Effective Monday, October 25, 2010, USCIS started issuing a redesigned U.S. naturalization certificate (Form N-550). The new certificate includes enhanced security features and, important for some, it is designed to be “a higher-quality certificate, which will now be easier to showcase in a standard 8 ½ by 11 inch frame.” See a sample.
The naturalization candidate’s digitized photo and signature are embedded in the security-enhanced certificate. Its background features a color-shifting ink pattern that is difficult to recreate. Additionally, USCIS will use a more secure printing process, making it more tamper-proof.
Production Begins October 25
The USCIS offices in Atlanta, Denver and Baltimore will begin to utilize the automated production process this week, including digitizing photos and signatures on all certificates. USCIS will deploy the automated production system agency-wide by the end of the calendar year when all new N-550 naturalization certificates will feature the new design.
Older-Design Naturalization Certificates Remain Valid
It is important to note that naturalization certificates issued and printed using the older design remain valid and unaffected. Only new naturalization applications (upon approval) and replacement applications would be issued with the new design.No comments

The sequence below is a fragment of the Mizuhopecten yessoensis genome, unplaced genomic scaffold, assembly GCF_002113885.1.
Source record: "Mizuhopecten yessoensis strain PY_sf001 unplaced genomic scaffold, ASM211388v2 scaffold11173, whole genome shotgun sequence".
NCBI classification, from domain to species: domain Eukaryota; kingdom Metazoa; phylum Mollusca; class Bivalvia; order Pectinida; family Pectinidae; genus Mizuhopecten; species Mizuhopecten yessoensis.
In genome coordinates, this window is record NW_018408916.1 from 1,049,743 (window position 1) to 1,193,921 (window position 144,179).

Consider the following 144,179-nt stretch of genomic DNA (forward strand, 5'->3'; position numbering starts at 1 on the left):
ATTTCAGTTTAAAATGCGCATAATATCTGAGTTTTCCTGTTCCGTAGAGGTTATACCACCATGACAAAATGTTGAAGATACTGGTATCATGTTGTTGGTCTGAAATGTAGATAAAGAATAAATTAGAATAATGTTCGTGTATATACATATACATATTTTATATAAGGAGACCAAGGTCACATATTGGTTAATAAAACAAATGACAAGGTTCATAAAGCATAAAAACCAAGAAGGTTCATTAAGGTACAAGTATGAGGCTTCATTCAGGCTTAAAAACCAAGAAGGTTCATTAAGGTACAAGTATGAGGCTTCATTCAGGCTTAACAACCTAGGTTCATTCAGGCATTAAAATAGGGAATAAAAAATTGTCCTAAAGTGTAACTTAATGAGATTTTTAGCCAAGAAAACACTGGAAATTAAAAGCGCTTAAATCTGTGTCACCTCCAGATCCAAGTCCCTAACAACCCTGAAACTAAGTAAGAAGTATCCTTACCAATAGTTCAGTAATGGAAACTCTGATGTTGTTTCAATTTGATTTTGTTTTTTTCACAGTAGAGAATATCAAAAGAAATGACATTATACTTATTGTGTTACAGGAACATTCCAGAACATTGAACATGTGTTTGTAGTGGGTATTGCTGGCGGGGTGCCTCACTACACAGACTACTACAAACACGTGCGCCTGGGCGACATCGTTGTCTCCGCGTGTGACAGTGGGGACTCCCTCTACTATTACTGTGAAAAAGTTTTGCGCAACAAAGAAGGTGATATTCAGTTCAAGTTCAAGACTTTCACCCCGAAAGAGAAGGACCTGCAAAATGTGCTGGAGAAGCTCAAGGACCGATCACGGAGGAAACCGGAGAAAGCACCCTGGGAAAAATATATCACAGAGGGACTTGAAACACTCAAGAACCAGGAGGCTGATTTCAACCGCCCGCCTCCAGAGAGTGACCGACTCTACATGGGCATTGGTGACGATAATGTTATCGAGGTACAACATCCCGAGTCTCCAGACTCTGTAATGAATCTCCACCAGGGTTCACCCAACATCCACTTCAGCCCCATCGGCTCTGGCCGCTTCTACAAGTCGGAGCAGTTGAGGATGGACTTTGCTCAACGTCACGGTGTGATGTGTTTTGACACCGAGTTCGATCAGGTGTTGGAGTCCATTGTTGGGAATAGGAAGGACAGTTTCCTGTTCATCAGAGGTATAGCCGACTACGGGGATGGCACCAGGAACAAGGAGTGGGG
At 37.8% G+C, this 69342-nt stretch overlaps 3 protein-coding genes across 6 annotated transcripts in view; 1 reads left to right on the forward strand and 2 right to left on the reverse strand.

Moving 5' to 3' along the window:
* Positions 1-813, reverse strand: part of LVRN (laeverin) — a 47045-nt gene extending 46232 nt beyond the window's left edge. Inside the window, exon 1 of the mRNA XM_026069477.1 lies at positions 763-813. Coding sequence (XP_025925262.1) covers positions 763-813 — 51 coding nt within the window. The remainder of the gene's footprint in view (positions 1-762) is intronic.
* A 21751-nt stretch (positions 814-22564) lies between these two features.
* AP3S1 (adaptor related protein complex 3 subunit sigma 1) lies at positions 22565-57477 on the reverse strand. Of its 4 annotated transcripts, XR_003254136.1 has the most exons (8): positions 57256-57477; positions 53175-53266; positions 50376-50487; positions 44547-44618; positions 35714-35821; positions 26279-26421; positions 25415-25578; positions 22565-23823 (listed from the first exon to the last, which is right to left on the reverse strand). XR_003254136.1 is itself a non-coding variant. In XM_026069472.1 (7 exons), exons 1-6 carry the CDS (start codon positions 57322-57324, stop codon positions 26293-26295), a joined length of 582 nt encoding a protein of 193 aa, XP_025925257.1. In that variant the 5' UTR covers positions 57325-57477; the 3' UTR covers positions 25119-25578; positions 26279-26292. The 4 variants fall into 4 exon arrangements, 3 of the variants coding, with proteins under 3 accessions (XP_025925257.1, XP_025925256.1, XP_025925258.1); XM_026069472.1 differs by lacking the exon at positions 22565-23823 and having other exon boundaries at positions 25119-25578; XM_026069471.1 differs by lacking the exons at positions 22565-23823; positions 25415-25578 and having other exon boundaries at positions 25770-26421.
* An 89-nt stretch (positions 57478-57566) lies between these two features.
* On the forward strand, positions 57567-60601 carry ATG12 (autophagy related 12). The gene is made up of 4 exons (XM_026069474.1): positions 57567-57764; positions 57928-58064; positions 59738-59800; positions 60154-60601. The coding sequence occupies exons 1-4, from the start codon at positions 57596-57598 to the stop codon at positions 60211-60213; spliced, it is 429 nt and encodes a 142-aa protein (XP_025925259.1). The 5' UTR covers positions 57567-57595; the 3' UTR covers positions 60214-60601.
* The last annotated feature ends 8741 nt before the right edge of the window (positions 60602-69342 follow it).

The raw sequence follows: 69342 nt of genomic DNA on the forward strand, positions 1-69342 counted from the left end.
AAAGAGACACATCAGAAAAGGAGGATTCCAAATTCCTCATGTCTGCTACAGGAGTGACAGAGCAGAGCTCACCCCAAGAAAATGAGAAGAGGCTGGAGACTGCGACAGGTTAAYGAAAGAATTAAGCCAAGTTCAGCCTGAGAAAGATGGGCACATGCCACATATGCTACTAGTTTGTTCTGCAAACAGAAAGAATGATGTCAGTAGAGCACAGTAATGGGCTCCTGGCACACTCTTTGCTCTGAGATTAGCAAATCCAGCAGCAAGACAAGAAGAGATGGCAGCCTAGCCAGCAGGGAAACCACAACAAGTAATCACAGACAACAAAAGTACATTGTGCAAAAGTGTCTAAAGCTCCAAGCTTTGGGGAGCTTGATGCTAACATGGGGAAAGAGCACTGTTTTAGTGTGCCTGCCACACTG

Our office continues to handle an increasing number of naturalization and citizenship applications so it is interesting to share with our clients and readers some recent numbers on the citizenship statistics for Fiscal Year 2009 (FY2009).
During FY2009, U.S. Citizenship and Immigration Service (USCIS) received 743,715 applications for naturalization (in comparison to the 1,046,539 during FY2008 and 660,477 in FY2007). Some of our readers would conclude that there is a sharp drop in the naturalization applications in FY2009 compared to the fiscal year prior; however, FY2008 was the year when USCIS instituted a substantial Form N-400 fee increase, which prompted a higher-than-normal filing numbers. FY2009 is actually substantially higher than FY2007 and FY2006 (660,477 and 702,589, respectively). Based on these statistics, it is important to show that the citizenship and naturalization applications are increasing.